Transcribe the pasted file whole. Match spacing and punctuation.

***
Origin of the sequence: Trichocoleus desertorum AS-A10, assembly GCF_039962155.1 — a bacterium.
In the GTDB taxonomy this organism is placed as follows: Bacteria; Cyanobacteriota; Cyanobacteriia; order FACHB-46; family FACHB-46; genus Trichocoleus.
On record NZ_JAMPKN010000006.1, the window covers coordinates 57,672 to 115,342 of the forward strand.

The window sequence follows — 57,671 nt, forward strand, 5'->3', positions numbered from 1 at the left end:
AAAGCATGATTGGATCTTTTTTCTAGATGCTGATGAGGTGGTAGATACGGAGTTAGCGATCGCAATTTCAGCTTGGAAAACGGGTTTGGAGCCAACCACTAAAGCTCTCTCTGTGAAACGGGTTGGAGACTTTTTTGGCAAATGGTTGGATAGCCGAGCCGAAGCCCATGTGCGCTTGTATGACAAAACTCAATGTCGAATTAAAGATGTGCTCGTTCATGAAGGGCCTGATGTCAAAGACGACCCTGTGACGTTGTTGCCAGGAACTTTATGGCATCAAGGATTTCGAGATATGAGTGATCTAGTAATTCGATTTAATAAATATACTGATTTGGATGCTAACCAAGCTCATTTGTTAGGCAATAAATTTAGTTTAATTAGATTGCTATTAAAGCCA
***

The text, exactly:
Origin of the sequence: Trichocoleus desertorum AS-A10, assembly GCF_039962155.1 — a bacterium.
In the GTDB taxonomy this organism is placed as follows: Bacteria; Cyanobacteriota; Cyanobacteriia; order FACHB-46; family FACHB-46; genus Trichocoleus.
On record NZ_JAMPKN010000006.1, the window covers coordinates 57,672 to 115,342 of the forward strand.

The window sequence follows — 57,671 nt, forward strand, 5'->3', positions numbered from 1 at the left end:
AAAGCATGATTGGATCTTTTTTCTAGATGCTGATGAGGTGGTAGATACGGAGTTAGCGATCGCAATTTCAGCTTGGAAAACGGGTTTGGAGCCAACCACTAAAGCTCTCTCTGTGAAACGGGTTGGAGACTTTTTTGGCAAATGGTTGGATAGCCGAGCCGAAGCCCATGTGCGCTTGTATGACAAAACTCAATGTCGAATTAAAGATGTGCTCGTTCATGAAGGGCCTGATGTCAAAGACGACCCTGTGACGTTGTTGCCAGGAACTTTATGGCATCAAGGATTTCGAGATATGAGTGATCTAGTAATTCGATTTAATAAATATACTGATTTGGATGCTAACCAAGCTCATTTGTTAGGCAATAAATTTAGTTTAATTAGATTGCTATTAAAGCCA